I met my ex in the winter of 2015 on Grindr, one horny, cold night.
What started as an evening hookup one evening slowly escalated into sleepovers, and before I knew it, I was sucked into the vacuum of monogamy. I never was one for monogamous relationships because they felt constrictive and to be frank very straight, which is something I avoid at any cost.
We continued to be a homonormative couple until the summertime--to be specific, the day they legalized same-sex marriage. While I do not prescribe to homonormative standards, I was happy that those who wanted to be married now could, so we decided to go to Chicago's Boystown and celebrate.
The night ran on and I was ready to head home when I got a call from my ex saying he was kicked out of the bar we were just in. Like any couple, we were not without problems--I wasn't the best communicator; he wasn't the best with handling his feelings, or people, or well a lot. He began to yell at me on the train platform. About what you might ask? I couldn't tell you--I don't remember and I was drunk.
We stood in silence for 11 minutes waiting for the train and when it arrived, he walked off the platform. That is the last I saw of him for a year--no contact at all. But thanks to Grindr, he was never too far away.
One Year Later...
I receive a message on Grindr one evening, "You look really good here."
"Thanks, who is this?" I say expecting some hot daddy to invite me over, but instead it was a picture of my ex. I immediately saw red and decided I was going to block him--but instead I invited him over to fuck me.
Was it worth it? Eh. And why did I do it if on some level I wasn't into it?
I don't know--maybe because on some level I knew what I was getting. I knew that it was going to feel good because it was comforting to be held by someone who cared/s for me. And I knew that falling back into the old habits (while not healthy) can still feel good even just momentarily.
In her book All About Love, bell hooks says, "If we succeed without confronting and changing shaky foundations of low self-esteem rooted in contempt and hatred, we will falter along the way."
It was also a point in my life when everything had been changing for me: I started school and was being promoted at work. So things were going really well for me--naturally, as Hooks suggests, before the other shoe dropped I decided to jump back into the sack with a former lover and make it drop.
And regardless of how you were treated in the past, seeing that familiar face (or dick) again can be a comfort.
5 Months Later...
He is telling me how monogamy is not for him and that he doesn't want to be in a relationship after weeks of seeing each other when I sat him down to discuss what we are doing.
I happily agreed to this even though I found this the most ironic. We continued to date while I was fucking a few someone's and trying to keep the two worlds from colliding.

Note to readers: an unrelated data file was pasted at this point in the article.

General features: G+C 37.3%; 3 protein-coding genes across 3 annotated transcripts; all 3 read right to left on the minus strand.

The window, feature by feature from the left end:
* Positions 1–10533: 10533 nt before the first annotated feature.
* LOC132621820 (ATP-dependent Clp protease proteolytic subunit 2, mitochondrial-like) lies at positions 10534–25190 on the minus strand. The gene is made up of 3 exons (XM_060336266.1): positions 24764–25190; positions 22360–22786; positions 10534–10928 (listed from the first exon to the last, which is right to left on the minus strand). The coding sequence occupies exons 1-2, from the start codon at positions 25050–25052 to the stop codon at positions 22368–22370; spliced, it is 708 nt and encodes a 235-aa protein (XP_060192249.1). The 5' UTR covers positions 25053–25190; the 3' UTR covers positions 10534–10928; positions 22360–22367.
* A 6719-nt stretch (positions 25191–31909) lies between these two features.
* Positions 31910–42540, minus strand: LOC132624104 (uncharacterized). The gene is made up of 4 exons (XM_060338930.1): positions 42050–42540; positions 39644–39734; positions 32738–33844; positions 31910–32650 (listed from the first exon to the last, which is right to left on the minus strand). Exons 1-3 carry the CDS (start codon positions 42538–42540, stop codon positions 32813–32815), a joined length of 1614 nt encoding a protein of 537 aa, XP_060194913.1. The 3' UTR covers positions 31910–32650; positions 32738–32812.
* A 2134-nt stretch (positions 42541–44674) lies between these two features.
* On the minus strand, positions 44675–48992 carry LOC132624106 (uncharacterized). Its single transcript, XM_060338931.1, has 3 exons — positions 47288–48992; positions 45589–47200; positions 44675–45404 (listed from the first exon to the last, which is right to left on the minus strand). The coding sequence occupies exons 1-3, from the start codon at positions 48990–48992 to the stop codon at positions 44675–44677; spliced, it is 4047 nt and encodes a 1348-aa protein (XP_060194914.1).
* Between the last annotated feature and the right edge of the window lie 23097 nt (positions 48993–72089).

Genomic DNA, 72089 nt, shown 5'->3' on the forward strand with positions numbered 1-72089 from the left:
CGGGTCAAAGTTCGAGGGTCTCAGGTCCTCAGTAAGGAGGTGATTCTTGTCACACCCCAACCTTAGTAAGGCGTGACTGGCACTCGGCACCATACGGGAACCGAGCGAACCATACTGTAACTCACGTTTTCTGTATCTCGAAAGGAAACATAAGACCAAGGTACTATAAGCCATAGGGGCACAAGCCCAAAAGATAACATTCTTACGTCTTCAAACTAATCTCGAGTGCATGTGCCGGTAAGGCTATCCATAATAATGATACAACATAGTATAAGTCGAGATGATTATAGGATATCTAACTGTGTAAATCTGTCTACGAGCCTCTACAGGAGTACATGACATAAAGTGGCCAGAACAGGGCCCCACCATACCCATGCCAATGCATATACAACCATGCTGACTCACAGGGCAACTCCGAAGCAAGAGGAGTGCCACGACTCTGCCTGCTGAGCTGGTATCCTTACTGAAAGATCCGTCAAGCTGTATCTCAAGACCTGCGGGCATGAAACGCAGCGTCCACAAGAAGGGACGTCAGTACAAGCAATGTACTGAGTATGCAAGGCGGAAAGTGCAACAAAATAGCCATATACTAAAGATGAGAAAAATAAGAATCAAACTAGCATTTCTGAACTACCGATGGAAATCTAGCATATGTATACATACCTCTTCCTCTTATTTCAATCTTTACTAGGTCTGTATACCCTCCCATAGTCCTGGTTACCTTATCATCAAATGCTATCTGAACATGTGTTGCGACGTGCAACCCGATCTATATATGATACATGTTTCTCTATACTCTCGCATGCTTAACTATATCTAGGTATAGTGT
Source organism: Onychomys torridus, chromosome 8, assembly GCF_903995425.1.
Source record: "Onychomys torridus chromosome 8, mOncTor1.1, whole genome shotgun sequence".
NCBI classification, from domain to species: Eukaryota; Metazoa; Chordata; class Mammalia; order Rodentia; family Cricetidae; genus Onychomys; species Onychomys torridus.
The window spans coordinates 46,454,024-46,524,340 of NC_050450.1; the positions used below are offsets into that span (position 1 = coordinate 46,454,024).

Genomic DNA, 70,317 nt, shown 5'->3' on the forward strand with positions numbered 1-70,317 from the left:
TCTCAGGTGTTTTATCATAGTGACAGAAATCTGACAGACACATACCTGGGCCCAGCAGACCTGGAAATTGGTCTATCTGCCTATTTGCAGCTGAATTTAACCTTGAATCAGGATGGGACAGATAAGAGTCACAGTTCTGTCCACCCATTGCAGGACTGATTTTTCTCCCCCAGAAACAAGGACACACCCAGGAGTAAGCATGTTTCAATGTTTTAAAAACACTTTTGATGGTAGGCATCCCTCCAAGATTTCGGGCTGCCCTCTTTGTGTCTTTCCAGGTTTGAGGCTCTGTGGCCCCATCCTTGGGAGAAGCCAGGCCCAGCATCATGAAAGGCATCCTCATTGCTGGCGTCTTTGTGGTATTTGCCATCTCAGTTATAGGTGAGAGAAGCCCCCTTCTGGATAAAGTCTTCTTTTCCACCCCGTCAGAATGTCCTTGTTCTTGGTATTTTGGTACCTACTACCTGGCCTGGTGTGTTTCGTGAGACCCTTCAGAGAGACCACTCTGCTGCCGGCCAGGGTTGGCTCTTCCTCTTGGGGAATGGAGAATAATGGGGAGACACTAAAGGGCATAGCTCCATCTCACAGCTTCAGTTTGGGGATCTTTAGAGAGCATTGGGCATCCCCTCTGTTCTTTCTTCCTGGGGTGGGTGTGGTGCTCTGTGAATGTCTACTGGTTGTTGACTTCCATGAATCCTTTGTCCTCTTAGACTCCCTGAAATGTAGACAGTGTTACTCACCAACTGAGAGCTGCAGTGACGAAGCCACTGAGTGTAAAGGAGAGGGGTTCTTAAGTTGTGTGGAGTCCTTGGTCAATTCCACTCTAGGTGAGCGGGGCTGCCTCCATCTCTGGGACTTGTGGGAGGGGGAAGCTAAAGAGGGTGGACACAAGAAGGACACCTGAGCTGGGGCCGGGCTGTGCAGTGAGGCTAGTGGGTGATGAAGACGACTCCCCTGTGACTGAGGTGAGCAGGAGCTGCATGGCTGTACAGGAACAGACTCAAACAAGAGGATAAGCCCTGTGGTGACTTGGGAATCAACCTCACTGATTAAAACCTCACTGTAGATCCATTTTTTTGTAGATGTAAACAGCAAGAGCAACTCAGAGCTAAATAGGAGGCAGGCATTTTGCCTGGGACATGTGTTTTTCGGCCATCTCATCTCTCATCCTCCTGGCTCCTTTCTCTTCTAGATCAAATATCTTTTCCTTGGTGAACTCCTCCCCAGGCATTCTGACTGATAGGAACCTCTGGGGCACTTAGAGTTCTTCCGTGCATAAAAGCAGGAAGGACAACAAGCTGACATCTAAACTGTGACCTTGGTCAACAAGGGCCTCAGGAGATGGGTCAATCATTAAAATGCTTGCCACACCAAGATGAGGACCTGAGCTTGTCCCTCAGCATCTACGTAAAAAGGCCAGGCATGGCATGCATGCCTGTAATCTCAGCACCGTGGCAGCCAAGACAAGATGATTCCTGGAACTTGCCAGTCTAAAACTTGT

And this was successful until the evening of my housewarming where 12 to 15 of my guests had not only been inside my new apartment--but also inside me (including my new roommate). I wasn't really concerned, since we weren't monogamous so why worry, I thought?
While I sat at my party trying to casually juggle 12 current and former lovers (and being quite successful at doing so, I may add), I definitely felt him become more aware as the night progressed. Was it jealousy or just new for him?
I will never know because, yet again, one drunken evening shortly after the party we began to bicker and next thing I know I am alone in bed with no contact. So then I downloaded Grindr, again.
8 Months Later...
"Hey, your profile is really great just wanted to reach out and say hi," my ex wrote to me one post-hangover April Sunday, to which I only could respond,"Let's fuck."
As I found myself douching my way to the next mistake, I found myself thinking about why haven't I learned to say "no?" Why do we keep coming back to here? And why do I have Scream playing in the background?
While I don't really know the answer to all of these, I do know my exes are terrible and that I make really poor decisions, and maybe I should be more careful in these hungover moments where I found myself to be more vulnerable.
But no matter, I do find myself comforted in these moments knowing that, thanks to Grindr and other hook-up apps, people I've known and who know me pretty well are never more than 4,000 feet away.
And that I should really go to therapy.
This week, OUT will be looking back at Grindr's 8-year legacy since the gay hook-up app first launched on March 25, 2009. Through a series of stories and images, we'll investigate where we came from to know where we're going.